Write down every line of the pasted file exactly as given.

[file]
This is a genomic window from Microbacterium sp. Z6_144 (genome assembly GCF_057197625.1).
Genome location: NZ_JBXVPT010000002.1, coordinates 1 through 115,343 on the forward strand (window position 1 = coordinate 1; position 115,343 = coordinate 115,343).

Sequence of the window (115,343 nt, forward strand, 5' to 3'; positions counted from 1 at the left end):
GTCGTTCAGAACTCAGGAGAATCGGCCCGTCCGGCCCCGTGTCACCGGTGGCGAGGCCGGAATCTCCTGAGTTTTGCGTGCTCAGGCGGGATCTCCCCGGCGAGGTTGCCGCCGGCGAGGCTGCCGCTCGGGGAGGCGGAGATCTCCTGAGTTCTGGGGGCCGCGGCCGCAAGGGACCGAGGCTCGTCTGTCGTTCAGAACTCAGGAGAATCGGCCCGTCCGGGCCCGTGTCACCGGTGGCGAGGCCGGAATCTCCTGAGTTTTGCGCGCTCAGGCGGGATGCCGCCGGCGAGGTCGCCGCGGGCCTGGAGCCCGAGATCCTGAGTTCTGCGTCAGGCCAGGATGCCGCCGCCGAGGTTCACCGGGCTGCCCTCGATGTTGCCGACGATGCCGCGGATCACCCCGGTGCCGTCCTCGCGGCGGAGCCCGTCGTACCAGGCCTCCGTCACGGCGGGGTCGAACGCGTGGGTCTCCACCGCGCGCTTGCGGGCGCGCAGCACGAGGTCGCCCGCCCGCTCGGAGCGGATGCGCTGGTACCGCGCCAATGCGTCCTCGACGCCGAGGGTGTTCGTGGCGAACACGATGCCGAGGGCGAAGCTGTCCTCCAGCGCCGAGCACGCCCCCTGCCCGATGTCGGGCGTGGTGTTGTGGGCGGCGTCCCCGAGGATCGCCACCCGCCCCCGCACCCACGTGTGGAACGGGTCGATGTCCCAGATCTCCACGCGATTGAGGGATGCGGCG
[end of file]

This is a genomic window from Microbacterium sp. Z6_144 (genome assembly GCF_057197625.1).
Genome location: NZ_JBXVPT010000002.1, coordinates 1 through 115,343 on the forward strand (window position 1 = coordinate 1; position 115,343 = coordinate 115,343).

Sequence of the window (115,343 nt, forward strand, 5' to 3'; positions counted from 1 at the left end):
GTCGTTCAGAACTCAGGAGAATCGGCCCGTCCGGCCCCGTGTCACCGGTGGCGAGGCCGGAATCTCCTGAGTTTTGCGTGCTCAGGCGGGATCTCCCCGGCGAGGTTGCCGCCGGCGAGGCTGCCGCTCGGGGAGGCGGAGATCTCCTGAGTTCTGGGGGCCGCGGCCGCAAGGGACCGAGGCTCGTCTGTCGTTCAGAACTCAGGAGAATCGGCCCGTCCGGGCCCGTGTCACCGGTGGCGAGGCCGGAATCTCCTGAGTTTTGCGCGCTCAGGCGGGATGCCGCCGGCGAGGTCGCCGCGGGCCTGGAGCCCGAGATCCTGAGTTCTGCGTCAGGCCAGGATGCCGCCGCCGAGGTTCACCGGGCTGCCCTCGATGTTGCCGACGATGCCGCGGATCACCCCGGTGCCGTCCTCGCGGCGGAGCCCGTCGTACCAGGCCTCCGTCACGGCGGGGTCGAACGCGTGGGTCTCCACCGCGCGCTTGCGGGCGCGCAGCACGAGGTCGCCCGCCCGCTCGGAGCGGATGCGCTGGTACCGCGCCAATGCGTCCTCGACGCCGAGGGTGTTCGTGGCGAACACGATGCCGAGGGCGAAGCTGTCCTCCAGCGCCGAGCACGCCCCCTGCCCGATGTCGGGCGTGGTGTTGTGGGCGGCGTCCCCGAGGATCGCCACCCGCCCCCGCACCCACGTGTGGAACGGGTCGATGTCCCAGATCTCCACGCGATTGAGGGATGCGGCG